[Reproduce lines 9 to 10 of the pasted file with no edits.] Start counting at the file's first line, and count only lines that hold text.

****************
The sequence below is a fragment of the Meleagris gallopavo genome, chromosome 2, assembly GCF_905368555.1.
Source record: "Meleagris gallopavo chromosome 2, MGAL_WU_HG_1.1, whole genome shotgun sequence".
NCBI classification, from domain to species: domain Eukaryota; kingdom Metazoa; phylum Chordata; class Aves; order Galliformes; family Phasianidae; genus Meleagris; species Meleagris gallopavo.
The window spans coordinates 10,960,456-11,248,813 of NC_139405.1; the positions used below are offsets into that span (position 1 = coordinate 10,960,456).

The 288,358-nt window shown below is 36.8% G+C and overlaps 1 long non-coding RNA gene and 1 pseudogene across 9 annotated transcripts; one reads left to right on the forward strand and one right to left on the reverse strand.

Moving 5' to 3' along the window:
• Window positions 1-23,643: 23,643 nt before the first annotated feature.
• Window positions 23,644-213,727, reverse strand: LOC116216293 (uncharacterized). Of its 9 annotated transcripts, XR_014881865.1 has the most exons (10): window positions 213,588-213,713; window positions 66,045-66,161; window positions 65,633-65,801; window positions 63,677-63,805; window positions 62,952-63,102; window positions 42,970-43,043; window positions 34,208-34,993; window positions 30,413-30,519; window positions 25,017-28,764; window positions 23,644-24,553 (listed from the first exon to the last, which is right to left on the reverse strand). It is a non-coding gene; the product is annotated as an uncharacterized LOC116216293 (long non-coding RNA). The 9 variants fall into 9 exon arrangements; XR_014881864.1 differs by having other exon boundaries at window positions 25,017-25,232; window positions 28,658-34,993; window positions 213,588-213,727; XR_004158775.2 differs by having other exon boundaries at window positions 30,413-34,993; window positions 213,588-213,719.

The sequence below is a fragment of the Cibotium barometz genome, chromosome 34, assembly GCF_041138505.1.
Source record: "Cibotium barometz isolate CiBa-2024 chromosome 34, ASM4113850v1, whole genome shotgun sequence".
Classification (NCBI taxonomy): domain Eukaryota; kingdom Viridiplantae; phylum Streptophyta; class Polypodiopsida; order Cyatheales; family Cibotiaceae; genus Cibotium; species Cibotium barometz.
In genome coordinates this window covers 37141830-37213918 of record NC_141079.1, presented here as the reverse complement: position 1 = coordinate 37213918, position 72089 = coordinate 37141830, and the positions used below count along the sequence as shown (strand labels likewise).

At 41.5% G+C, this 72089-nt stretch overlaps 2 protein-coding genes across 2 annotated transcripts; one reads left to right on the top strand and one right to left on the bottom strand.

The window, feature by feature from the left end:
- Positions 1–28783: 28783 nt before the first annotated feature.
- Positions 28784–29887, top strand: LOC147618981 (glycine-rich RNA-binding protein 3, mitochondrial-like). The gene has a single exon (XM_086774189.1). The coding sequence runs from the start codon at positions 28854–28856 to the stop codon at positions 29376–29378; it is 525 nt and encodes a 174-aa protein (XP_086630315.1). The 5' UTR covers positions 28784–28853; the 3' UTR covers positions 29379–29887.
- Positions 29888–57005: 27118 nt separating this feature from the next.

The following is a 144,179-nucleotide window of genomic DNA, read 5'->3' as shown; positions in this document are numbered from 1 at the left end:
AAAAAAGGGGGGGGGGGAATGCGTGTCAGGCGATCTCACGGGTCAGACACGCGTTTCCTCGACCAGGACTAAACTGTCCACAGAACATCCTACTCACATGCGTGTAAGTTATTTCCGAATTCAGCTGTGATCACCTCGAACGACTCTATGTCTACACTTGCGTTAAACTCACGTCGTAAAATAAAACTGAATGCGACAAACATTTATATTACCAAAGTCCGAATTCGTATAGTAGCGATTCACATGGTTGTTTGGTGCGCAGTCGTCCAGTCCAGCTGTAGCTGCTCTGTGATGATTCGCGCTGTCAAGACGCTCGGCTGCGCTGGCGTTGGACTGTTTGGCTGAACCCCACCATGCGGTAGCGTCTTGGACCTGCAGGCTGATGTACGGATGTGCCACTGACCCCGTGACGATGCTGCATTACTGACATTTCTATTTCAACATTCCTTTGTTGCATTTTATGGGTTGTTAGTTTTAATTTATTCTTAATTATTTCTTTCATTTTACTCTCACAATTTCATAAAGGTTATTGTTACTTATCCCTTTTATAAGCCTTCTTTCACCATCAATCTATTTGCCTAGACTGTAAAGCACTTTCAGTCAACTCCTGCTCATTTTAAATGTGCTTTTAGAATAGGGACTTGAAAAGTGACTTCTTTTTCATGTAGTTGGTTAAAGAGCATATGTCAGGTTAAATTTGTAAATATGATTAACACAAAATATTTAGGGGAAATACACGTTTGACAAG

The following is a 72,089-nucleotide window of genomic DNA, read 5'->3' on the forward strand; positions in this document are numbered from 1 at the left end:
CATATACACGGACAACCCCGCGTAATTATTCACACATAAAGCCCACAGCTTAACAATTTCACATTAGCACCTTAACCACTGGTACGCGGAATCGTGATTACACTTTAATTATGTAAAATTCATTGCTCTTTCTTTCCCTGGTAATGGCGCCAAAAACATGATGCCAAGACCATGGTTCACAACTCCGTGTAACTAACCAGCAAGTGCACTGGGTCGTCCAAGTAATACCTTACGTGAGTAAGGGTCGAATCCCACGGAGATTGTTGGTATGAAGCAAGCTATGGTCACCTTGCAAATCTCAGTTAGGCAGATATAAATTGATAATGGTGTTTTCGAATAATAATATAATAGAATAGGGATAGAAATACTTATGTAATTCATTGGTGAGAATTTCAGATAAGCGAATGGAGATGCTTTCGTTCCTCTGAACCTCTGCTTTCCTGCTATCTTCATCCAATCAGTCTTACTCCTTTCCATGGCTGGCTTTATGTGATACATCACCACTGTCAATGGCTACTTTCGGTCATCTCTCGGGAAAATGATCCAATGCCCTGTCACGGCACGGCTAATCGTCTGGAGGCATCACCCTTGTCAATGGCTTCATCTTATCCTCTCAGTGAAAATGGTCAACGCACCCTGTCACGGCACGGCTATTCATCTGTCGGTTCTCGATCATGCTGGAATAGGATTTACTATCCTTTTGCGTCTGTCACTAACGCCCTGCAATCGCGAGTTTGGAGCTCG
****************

The sequence below is a fragment of the Cibotium barometz genome, chromosome 34, assembly GCF_041138505.1.
Source record: "Cibotium barometz isolate CiBa-2024 chromosome 34, ASM4113850v1, whole genome shotgun sequence".